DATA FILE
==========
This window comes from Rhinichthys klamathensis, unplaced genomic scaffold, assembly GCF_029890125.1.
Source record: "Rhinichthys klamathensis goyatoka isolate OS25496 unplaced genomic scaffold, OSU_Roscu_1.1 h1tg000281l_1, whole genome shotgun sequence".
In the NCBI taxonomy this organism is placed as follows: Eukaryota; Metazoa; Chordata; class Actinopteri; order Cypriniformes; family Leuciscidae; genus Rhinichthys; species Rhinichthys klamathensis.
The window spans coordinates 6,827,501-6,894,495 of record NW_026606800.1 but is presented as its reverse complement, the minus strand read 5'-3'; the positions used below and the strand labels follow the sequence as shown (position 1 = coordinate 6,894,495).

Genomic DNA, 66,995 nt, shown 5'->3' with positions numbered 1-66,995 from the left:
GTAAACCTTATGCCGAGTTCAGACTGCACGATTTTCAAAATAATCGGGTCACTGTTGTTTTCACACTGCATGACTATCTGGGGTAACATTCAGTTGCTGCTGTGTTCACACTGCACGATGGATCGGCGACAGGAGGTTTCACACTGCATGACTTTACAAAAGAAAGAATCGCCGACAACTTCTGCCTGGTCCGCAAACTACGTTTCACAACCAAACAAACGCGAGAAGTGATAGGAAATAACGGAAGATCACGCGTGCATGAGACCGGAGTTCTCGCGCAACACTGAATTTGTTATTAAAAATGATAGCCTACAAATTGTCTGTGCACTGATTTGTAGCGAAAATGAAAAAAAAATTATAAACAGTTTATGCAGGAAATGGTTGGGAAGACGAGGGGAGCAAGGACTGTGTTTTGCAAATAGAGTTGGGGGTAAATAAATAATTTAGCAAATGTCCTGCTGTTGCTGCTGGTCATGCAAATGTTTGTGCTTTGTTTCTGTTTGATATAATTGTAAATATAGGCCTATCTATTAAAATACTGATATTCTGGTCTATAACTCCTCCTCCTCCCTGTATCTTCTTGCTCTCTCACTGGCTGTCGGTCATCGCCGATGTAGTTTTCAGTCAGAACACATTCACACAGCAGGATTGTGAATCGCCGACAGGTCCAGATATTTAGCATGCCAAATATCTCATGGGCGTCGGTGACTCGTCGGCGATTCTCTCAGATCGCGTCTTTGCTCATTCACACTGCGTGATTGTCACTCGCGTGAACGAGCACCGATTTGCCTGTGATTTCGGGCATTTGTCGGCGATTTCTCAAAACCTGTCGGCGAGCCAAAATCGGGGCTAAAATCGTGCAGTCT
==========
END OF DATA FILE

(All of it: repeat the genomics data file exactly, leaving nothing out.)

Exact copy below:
This window comes from Rhinichthys klamathensis, unplaced genomic scaffold, assembly GCF_029890125.1.
Source record: "Rhinichthys klamathensis goyatoka isolate OS25496 unplaced genomic scaffold, OSU_Roscu_1.1 h1tg000281l_1, whole genome shotgun sequence".
In the NCBI taxonomy this organism is placed as follows: Eukaryota; Metazoa; Chordata; class Actinopteri; order Cypriniformes; family Leuciscidae; genus Rhinichthys; species Rhinichthys klamathensis.
The window spans coordinates 6,827,501-6,894,495 of record NW_026606800.1 but is presented as its reverse complement, the minus strand read 5'-3'; the positions used below and the strand labels follow the sequence as shown (position 1 = coordinate 6,894,495).

Genomic DNA, 66,995 nt, shown 5'->3' with positions numbered 1-66,995 from the left:
GTAAACCTTATGCCGAGTTCAGACTGCACGATTTTCAAAATAATCGGGTCACTGTTGTTTTCACACTGCATGACTATCTGGGGTAACATTCAGTTGCTGCTGTGTTCACACTGCACGATGGATCGGCGACAGGAGGTTTCACACTGCATGACTTTACAAAAGAAAGAATCGCCGACAACTTCTGCCTGGTCCGCAAACTACGTTTCACAACCAAACAAACGCGAGAAGTGATAGGAAATAACGGAAGATCACGCGTGCATGAGACCGGAGTTCTCGCGCAACACTGAATTTGTTATTAAAAATGATAGCCTACAAATTGTCTGTGCACTGATTTGTAGCGAAAATGAAAAAAAAATTATAAACAGTTTATGCAGGAAATGGTTGGGAAGACGAGGGGAGCAAGGACTGTGTTTTGCAAATAGAGTTGGGGGTAAATAAATAATTTAGCAAATGTCCTGCTGTTGCTGCTGGTCATGCAAATGTTTGTGCTTTGTTTCTGTTTGATATAATTGTAAATATAGGCCTATCTATTAAAATACTGATATTCTGGTCTATAACTCCTCCTCCTCCCTGTATCTTCTTGCTCTCTCACTGGCTGTCGGTCATCGCCGATGTAGTTTTCAGTCAGAACACATTCACACAGCAGGATTGTGAATCGCCGACAGGTCCAGATATTTAGCATGCCAAATATCTCATGGGCGTCGGTGACTCGTCGGCGATTCTCTCAGATCGCGTCTTTGCTCATTCACACTGCGTGATTGTCACTCGCGTGAACGAGCACCGATTTGCCTGTGATTTCGGGCATTTGTCGGCGATTTCTCAAAACCTGTCGGCGAGCCAAAATCGGGGCTAAAATCGTGCAGTCT